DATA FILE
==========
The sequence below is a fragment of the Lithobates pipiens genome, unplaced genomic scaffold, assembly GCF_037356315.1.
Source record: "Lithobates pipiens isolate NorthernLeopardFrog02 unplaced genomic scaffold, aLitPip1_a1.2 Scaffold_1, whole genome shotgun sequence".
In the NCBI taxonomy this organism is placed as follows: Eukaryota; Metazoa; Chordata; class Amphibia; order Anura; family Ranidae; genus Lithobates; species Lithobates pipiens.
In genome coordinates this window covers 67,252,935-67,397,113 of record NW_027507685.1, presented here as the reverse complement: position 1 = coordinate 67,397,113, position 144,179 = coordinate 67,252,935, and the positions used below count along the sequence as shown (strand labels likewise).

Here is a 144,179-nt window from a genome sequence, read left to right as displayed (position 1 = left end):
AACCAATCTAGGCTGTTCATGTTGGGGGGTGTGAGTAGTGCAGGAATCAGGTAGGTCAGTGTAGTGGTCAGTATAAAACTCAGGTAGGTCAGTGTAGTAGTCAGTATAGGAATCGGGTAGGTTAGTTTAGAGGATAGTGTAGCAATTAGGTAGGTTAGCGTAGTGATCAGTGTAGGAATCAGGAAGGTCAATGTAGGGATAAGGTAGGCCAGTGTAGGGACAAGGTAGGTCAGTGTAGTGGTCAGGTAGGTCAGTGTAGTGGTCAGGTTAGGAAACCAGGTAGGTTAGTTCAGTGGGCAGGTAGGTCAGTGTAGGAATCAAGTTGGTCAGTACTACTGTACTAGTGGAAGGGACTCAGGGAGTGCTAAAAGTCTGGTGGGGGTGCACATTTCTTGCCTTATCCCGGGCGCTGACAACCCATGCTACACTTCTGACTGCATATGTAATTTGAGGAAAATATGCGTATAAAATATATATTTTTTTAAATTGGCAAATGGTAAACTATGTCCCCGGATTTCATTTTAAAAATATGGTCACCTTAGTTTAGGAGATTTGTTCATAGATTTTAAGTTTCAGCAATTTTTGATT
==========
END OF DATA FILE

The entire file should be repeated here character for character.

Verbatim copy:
The sequence below is a fragment of the Lithobates pipiens genome, unplaced genomic scaffold, assembly GCF_037356315.1.
Source record: "Lithobates pipiens isolate NorthernLeopardFrog02 unplaced genomic scaffold, aLitPip1_a1.2 Scaffold_1, whole genome shotgun sequence".
In the NCBI taxonomy this organism is placed as follows: Eukaryota; Metazoa; Chordata; class Amphibia; order Anura; family Ranidae; genus Lithobates; species Lithobates pipiens.
In genome coordinates this window covers 67,252,935-67,397,113 of record NW_027507685.1, presented here as the reverse complement: position 1 = coordinate 67,397,113, position 144,179 = coordinate 67,252,935, and the positions used below count along the sequence as shown (strand labels likewise).

Here is a 144,179-nt window from a genome sequence, read left to right as displayed (position 1 = left end):
AACCAATCTAGGCTGTTCATGTTGGGGGGTGTGAGTAGTGCAGGAATCAGGTAGGTCAGTGTAGTGGTCAGTATAAAACTCAGGTAGGTCAGTGTAGTAGTCAGTATAGGAATCGGGTAGGTTAGTTTAGAGGATAGTGTAGCAATTAGGTAGGTTAGCGTAGTGATCAGTGTAGGAATCAGGAAGGTCAATGTAGGGATAAGGTAGGCCAGTGTAGGGACAAGGTAGGTCAGTGTAGTGGTCAGGTAGGTCAGTGTAGTGGTCAGGTTAGGAAACCAGGTAGGTTAGTTCAGTGGGCAGGTAGGTCAGTGTAGGAATCAAGTTGGTCAGTACTACTGTACTAGTGGAAGGGACTCAGGGAGTGCTAAAAGTCTGGTGGGGGTGCACATTTCTTGCCTTATCCCGGGCGCTGACAACCCATGCTACACTTCTGACTGCATATGTAATTTGAGGAAAATATGCGTATAAAATATATATTTTTTTAAATTGGCAAATGGTAAACTATGTCCCCGGATTTCATTTTAAAAATATGGTCACCTTAGTTTAGGAGATTTGTTCATAGATTTTAAGTTTCAGCAATTTTTGATT